The Moore’s Law of Commercial Space Flight

Moore’s Law states; ” .. the number of transistors on a microprocessor would double periodically  (approximately every 18 months).”

Now George Nield, associate administrator of commercial space at the FAA believes the same thing can happen to that nascent industry, just like what happened to the railroads over 150 years ago:

“Would that be possible?” Nield asked the audience during a presentation here Wednesday (Feb. 29) at the 2012 Next-Generation Suborbital Researchers Conference. “If you recognize that every day in the United States there are more than 30,000 flights by commercial airliners, then maybe three or four rocket launches per day doesn’t sound too unreasonable.”

 

A ‘Moore’s law for launch’

 

Nield is pushing for this so-called “Moore’s law for launch” to become a national goal. The original Moore’s law, which is named after Intel co-founder Gordon Moore, holds that the number of transistors on a computer chip doubles every two years.

Nield proposed some ideas that he said could help make the annual doubling of commercial launches a reality. [Top 10 Private Spaceships Headed for Reality]

For example, the federal government could offer to pay companies a fixed price per pound to launch construction materials, food and water to the moon, and rocket fuel to low-Earth orbit. In addition to laying the foundation for future lunar colonies and orbiting “gas stations,” this effort could help the American private spaceflight industry get off the ground, Nield said.

The government could also help fund a commercial “rocket railroad” that launches frequently on a published schedule, whether payloads are ready to go or not.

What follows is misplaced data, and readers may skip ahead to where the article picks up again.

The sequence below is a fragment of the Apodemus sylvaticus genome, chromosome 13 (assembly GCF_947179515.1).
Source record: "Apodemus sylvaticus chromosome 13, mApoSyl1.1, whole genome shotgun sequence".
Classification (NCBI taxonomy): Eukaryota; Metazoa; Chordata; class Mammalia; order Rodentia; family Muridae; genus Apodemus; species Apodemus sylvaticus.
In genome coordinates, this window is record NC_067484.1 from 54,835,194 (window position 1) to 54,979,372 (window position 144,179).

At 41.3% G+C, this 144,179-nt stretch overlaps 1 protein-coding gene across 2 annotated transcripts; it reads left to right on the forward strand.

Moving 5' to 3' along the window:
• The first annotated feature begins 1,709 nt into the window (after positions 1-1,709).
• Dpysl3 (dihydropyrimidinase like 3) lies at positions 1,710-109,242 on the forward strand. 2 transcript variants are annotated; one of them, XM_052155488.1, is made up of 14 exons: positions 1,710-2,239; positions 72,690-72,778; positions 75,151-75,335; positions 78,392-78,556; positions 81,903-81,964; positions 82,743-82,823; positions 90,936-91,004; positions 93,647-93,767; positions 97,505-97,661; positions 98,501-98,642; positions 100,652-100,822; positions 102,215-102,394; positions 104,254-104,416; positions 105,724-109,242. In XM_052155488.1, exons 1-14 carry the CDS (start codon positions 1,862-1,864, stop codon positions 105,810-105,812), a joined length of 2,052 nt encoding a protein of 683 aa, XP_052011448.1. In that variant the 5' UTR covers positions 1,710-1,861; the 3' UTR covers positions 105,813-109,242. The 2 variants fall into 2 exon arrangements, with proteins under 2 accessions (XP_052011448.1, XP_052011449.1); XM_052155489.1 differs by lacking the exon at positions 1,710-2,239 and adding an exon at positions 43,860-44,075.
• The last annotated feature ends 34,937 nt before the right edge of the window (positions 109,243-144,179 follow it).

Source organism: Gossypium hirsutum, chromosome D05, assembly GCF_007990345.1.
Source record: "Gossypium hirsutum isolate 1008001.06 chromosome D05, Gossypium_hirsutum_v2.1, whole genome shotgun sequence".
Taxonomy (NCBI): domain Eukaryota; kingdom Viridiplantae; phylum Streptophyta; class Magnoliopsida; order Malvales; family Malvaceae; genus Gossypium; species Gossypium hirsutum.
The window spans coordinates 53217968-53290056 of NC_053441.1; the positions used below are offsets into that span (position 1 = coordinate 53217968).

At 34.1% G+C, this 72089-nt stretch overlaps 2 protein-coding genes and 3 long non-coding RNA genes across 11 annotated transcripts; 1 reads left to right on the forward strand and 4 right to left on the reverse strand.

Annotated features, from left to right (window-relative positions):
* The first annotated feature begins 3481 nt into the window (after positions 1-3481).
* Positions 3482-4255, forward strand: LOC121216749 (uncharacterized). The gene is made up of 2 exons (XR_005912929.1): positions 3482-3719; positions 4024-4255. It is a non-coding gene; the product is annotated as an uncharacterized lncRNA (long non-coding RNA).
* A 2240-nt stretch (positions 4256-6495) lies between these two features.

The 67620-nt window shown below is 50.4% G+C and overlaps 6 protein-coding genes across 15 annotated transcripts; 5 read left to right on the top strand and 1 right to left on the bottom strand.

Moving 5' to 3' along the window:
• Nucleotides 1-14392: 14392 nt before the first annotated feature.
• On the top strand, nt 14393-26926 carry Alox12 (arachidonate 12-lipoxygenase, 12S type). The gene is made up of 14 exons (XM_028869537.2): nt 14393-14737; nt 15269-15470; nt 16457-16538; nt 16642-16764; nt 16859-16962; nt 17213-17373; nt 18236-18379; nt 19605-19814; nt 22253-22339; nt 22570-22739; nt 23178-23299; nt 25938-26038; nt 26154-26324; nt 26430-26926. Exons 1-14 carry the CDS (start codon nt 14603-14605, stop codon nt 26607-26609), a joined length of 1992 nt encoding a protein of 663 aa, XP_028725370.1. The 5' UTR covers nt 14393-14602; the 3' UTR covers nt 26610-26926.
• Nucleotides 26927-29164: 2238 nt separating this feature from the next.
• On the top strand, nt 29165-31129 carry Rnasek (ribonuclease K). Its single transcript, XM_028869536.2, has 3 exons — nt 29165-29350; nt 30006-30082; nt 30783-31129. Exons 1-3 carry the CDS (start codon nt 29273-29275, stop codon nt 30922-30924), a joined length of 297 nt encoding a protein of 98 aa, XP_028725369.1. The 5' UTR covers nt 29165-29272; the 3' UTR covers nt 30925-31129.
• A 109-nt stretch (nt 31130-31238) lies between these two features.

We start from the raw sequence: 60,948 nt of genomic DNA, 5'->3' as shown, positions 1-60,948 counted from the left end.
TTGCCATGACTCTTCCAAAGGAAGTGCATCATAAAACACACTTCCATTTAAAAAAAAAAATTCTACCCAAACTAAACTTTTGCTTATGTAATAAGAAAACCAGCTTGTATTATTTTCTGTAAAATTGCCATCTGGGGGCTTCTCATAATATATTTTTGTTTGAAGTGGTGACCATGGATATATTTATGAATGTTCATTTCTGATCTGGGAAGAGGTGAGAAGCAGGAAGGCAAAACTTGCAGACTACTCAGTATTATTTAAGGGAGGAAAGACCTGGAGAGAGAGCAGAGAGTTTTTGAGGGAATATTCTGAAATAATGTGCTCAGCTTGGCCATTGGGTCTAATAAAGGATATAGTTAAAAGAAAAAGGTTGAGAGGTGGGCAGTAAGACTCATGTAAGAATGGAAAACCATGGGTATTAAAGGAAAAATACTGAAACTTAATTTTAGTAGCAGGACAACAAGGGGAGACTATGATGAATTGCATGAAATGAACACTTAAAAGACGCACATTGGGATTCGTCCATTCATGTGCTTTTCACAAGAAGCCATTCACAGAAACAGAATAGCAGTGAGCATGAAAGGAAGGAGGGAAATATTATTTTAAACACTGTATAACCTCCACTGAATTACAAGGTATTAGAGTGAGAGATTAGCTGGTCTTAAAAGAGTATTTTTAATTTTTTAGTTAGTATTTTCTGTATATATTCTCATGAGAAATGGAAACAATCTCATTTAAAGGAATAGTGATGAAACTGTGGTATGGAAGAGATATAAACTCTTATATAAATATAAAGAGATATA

“Even if you were launching empty, there would still be significant benefits in terms of maturing the vehicles, training and energizing the workforce and strengthening the industry as a whole,” Nield said.

An orbital rocket railroad might be a tough sell in these challenging economic times, but a suborbital version wouldn’t exactly break the bank. At going rates, the government could get 1,000 suborbital missions for about $200 million, Nield said.

“Tough sell” is an understatement to say the least, especially with “old space” GOPer industry autarchs in Congress keep throwing up road-blocks in order to funnel money to their Congressional Districts ( http://www.spacepolitics.com/2012/03/01/congressmen-seek-to-fix-safety-glitch-with-commercial-crew-program/ ).

Eventually a private industry launch service will emerge, once people see that the cost of launches come down.

Like all transportation industries in the U.S., the government may start them, but private enterprise will take them over when they see it becomes cost effective to operate.

This goes all the way back to the Erie Canal and the first Continental Railroad.

Lofty Goal For Private Space Flight: 1,000 Launches A Year By 2019

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